Friday, April 20, 2018
News Roundup

St. Petersburg council moves forward with charter change to allow members a say in high-level hires

ST. PETERSBURG — Saying it was a small step to protect their free speech rights, the City Council unanimously approved a proposal Thursday to change the city charter to allow members to weigh in on high-level mayoral appointments without fear of being removed from office.

The issue now goes to voters on Nov. 4.

"You can't be the voice of the people if you can't talk," said council member Steve Kornell.

Before the vote, City Administrator Gary Cornwell and City Attorney John Wolfe tried to convince council members that the change was unnecessary.

Wolfe said his legal opinion had changed since June, when he told council members not to comment on Mayor Rick Kriseman's appointment of a new police chief.

Wolfe told the council Thursday he could write a legal opinion to protect members from removal. And he said he didn't think offering opinions to family members or other members of the public was a charter violation.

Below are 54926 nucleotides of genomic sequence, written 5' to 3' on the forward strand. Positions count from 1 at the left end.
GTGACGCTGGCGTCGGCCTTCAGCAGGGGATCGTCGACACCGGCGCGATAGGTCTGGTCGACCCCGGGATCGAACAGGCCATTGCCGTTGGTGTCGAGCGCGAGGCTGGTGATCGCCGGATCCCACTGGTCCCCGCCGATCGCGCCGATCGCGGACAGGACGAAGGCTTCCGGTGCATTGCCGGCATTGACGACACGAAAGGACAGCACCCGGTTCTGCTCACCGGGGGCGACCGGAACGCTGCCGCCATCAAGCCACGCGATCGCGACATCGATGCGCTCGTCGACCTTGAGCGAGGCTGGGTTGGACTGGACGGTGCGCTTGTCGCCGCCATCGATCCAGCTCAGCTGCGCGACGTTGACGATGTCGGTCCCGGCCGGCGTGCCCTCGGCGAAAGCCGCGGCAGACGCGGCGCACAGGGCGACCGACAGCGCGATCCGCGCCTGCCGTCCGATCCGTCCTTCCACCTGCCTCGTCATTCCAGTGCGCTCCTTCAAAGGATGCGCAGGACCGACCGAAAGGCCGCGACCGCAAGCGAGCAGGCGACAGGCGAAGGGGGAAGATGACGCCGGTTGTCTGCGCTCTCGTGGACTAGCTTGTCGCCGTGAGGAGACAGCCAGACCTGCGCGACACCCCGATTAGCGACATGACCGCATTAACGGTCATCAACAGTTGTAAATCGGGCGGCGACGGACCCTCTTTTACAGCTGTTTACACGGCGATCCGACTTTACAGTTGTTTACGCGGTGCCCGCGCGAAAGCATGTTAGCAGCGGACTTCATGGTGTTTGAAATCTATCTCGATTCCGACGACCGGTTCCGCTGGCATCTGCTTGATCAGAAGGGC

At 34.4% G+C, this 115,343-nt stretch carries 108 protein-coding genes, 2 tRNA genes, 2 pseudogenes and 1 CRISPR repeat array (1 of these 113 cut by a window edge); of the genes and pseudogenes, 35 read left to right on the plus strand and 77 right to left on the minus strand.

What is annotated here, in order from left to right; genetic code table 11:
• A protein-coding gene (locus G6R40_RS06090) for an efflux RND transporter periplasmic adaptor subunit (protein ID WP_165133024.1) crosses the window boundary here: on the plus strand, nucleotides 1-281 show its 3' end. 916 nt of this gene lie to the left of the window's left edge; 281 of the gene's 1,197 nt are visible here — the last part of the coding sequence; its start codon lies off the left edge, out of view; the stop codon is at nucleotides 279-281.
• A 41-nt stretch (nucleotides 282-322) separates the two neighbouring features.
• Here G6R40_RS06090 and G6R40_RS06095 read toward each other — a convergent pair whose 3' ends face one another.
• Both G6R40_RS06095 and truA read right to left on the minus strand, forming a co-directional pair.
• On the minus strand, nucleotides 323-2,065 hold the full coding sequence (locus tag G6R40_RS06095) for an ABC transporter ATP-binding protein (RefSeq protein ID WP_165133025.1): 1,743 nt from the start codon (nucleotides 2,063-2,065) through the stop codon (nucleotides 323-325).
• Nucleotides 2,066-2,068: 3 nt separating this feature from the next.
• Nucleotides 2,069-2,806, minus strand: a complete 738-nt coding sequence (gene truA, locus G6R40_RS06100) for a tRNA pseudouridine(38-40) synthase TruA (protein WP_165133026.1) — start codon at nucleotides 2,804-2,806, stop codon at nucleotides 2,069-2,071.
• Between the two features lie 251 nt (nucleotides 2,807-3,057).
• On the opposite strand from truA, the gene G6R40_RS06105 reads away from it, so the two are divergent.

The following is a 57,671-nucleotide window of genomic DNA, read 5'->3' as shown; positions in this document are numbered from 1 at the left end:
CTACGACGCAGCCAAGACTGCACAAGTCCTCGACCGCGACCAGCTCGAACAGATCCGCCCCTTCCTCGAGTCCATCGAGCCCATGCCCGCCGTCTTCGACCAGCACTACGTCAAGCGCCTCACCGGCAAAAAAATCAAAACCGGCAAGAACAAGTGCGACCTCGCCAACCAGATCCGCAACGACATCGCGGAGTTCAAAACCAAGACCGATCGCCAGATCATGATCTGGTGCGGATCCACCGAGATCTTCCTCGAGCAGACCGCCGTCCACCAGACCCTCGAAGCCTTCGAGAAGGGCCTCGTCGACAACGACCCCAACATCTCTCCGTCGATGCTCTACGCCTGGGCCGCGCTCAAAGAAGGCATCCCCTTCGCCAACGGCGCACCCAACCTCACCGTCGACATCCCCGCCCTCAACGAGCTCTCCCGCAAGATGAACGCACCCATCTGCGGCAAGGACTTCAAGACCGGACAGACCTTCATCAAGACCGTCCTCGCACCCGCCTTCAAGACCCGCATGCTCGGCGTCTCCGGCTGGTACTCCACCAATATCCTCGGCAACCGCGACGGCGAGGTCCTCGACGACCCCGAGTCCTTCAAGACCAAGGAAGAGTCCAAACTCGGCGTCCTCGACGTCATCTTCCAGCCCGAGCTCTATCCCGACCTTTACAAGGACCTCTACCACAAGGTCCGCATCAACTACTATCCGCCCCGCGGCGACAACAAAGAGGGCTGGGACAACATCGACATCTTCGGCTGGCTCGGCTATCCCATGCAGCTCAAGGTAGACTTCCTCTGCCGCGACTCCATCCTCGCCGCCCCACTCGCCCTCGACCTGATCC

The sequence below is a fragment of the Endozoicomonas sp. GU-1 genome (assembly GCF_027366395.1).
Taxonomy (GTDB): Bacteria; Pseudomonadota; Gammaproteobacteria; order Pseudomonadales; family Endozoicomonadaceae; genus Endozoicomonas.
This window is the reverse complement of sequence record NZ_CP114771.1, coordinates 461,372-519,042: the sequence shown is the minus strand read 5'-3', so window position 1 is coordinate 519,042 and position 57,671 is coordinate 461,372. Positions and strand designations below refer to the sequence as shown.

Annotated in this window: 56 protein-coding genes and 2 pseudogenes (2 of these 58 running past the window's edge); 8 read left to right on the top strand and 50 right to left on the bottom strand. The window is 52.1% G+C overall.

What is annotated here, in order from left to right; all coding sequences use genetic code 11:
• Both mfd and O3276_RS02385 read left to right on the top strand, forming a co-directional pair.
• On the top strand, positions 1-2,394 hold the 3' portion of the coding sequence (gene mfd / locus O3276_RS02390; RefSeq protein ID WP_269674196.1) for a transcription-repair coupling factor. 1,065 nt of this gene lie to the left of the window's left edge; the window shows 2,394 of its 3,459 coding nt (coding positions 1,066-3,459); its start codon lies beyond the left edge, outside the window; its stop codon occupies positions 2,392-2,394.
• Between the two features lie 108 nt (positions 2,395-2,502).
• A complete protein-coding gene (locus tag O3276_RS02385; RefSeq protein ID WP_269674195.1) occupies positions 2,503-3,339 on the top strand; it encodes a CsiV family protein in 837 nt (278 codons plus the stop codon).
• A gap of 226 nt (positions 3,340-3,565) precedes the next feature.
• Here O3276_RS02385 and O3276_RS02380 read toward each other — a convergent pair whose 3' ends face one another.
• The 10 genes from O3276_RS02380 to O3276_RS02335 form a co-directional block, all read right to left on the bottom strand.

Cornwell also pointed out that a member's removal would require a council vote. "It doesn't sound like you all would be real inclined to do that," he said.

But the council opted to go ahead with the charter change.

"This is a modest proposal," said council member Karl Nurse. "This is not a slippery slope."

Wolfe's about-face was not lost on council members. Nurse called it a "dramatic evolution."

In a later interview, Wolfe said the opinion he gave in June was a "conservative" one. As he thought about it, he came to believe the existing charter language offered "some leeway."

The proposed charter change would clarify that council members had a right to voice their thoughts on the mayor's hiring of a police or fire chief, city administrator or "higher management-level employee," which Nurse, who authored the ordinance, has defined as a department head.

Several council members said they had no desire to meddle with mayoral powers under the city's "strong mayor" form of government.

"It preserves mayoral power," said council member Darden Rice.

The special election, which will coincide with the general election, will cost the city $20,500.

Kriseman didn't have any comment on the council's action, said spokesman Ben Kirby.

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